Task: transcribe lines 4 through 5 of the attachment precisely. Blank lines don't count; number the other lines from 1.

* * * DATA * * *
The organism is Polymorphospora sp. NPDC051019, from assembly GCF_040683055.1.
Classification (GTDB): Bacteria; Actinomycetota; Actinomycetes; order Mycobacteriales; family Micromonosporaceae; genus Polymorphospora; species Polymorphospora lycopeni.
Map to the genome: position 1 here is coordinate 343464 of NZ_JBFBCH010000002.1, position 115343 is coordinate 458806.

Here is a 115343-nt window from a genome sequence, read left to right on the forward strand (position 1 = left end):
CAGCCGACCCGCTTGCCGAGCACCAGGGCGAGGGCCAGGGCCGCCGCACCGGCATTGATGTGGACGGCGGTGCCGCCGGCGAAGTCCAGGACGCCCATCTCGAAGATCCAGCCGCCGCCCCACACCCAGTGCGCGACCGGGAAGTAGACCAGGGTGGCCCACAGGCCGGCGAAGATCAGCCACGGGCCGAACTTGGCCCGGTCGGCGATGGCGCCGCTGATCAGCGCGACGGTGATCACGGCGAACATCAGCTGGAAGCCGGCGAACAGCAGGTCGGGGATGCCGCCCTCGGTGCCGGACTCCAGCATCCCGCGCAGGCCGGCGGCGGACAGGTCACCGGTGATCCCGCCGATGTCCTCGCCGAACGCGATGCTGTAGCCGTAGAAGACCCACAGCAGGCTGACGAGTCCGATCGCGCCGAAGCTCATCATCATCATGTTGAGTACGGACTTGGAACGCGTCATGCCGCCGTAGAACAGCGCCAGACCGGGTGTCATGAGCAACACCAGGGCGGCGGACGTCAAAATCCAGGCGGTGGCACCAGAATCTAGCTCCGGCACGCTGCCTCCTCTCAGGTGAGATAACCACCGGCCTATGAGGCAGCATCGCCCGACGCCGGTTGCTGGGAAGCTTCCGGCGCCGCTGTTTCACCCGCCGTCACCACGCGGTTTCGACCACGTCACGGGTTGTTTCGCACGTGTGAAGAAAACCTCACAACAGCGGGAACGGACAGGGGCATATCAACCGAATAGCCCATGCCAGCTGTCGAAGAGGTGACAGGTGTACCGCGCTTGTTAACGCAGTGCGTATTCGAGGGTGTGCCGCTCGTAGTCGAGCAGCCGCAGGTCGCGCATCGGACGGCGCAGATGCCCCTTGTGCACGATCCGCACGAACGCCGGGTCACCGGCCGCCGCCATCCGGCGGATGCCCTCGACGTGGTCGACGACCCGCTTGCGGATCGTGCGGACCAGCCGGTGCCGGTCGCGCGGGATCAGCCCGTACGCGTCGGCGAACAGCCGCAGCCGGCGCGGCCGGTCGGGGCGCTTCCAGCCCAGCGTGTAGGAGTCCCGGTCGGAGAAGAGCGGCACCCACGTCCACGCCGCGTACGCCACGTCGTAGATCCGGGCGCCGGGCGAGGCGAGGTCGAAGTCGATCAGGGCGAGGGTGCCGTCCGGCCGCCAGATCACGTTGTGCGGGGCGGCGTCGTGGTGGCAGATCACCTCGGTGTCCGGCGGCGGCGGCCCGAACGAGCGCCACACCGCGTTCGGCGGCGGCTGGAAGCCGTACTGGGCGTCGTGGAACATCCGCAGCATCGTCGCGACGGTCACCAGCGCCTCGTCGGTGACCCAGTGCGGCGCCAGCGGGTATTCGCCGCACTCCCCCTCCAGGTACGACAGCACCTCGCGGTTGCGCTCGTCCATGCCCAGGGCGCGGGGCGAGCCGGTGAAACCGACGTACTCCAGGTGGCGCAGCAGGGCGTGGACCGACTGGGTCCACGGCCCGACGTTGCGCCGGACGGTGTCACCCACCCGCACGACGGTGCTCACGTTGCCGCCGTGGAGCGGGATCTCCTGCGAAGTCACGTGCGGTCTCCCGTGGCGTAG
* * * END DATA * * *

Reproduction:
Here is a 115343-nt window from a genome sequence, read left to right on the forward strand (position 1 = left end):
CAGCCGACCCGCTTGCCGAGCACCAGGGCGAGGGCCAGGGCCGCCGCACCGGCATTGATGTGGACGGCGGTGCCGCCGGCGAAGTCCAGGACGCCCATCTCGAAGATCCAGCCGCCGCCCCACACCCAGTGCGCGACCGGGAAGTAGACCAGGGTGGCCCACAGGCCGGCGAAGATCAGCCACGGGCCGAACTTGGCCCGGTCGGCGATGGCGCCGCTGATCAGCGCGACGGTGATCACGGCGAACATCAGCTGGAAGCCGGCGAACAGCAGGTCGGGGATGCCGCCCTCGGTGCCGGACTCCAGCATCCCGCGCAGGCCGGCGGCGGACAGGTCACCGGTGATCCCGCCGATGTCCTCGCCGAACGCGATGCTGTAGCCGTAGAAGACCCACAGCAGGCTGACGAGTCCGATCGCGCCGAAGCTCATCATCATCATGTTGAGTACGGACTTGGAACGCGTCATGCCGCCGTAGAACAGCGCCAGACCGGGTGTCATGAGCAACACCAGGGCGGCGGACGTCAAAATCCAGGCGGTGGCACCAGAATCTAGCTCCGGCACGCTGCCTCCTCTCAGGTGAGATAACCACCGGCCTATGAGGCAGCATCGCCCGACGCCGGTTGCTGGGAAGCTTCCGGCGCCGCTGTTTCACCCGCCGTCACCACGCGGTTTCGACCACGTCACGGGTTGTTTCGCACGTGTGAAGAAAACCTCACAACAGCGGGAACGGACAGGGGCATATCAACCGAATAGCCCATGCCAGCTGTCGAAGAGGTGACAGGTGTACCGCGCTTGTTAACGCAGTGCGTATTCGAGGGTGTGCCGCTCGTAGTCGAGCAGCCGCAGGTCGCGCATCGGACGGCGCAGATGCCCCTTGTGCACGATCCGCACGAACGCCGGGTCACCGGCCGCCGCCATCCGGCGGATGCCCTCGACGTGGTCGACGACCCGCTTGCGGATCGTGCGGACCAGCCGGTGCCGGTCGCGCGGGATCAGCCCGTACGCGTCGGCGAACAGCCGCAGCCGGCGCGGCCGGTCGGGGCGCTTCCAGCCCAGCGTGTAGGAGTCCCGGTCGGAGAAGAGCGGCACCCACGTCCACGCCGCGTACGCCACGTCGTAGATCCGGGCGCCGGGCGAGGCGAGGTCGAAGTCGATCAGGGCGAGGGTGCCGTCCGGCCGCCAGATCACGTTGTGCGGGGCGGCGTCGTGGTGGCAGATCACCTCGGTGTCCGGCGGCGGCGGCCCGAACGAGCGCCACACCGCGTTCGGCGGCGGCTGGAAGCCGTACTGGGCGTCGTGGAACATCCGCAGCATCGTCGCGACGGTCACCAGCGCCTCGTCGGTGACCCAGTGCGGCGCCAGCGGGTATTCGCCGCACTCCCCCTCCAGGTACGACAGCACCTCGCGGTTGCGCTCGTCCATGCCCAGGGCGCGGGGCGAGCCGGTGAAACCGACGTACTCCAGGTGGCGCAGCAGGGCGTGGACCGACTGGGTCCACGGCCCGACGTTGCGCCGGACGGTGTCACCCACCCGCACGACGGTGCTCACGTTGCCGCCGTGGAGCGGGATCTCCTGCGAAGTCACGTGCGGTCTCCCGTGGCGTAG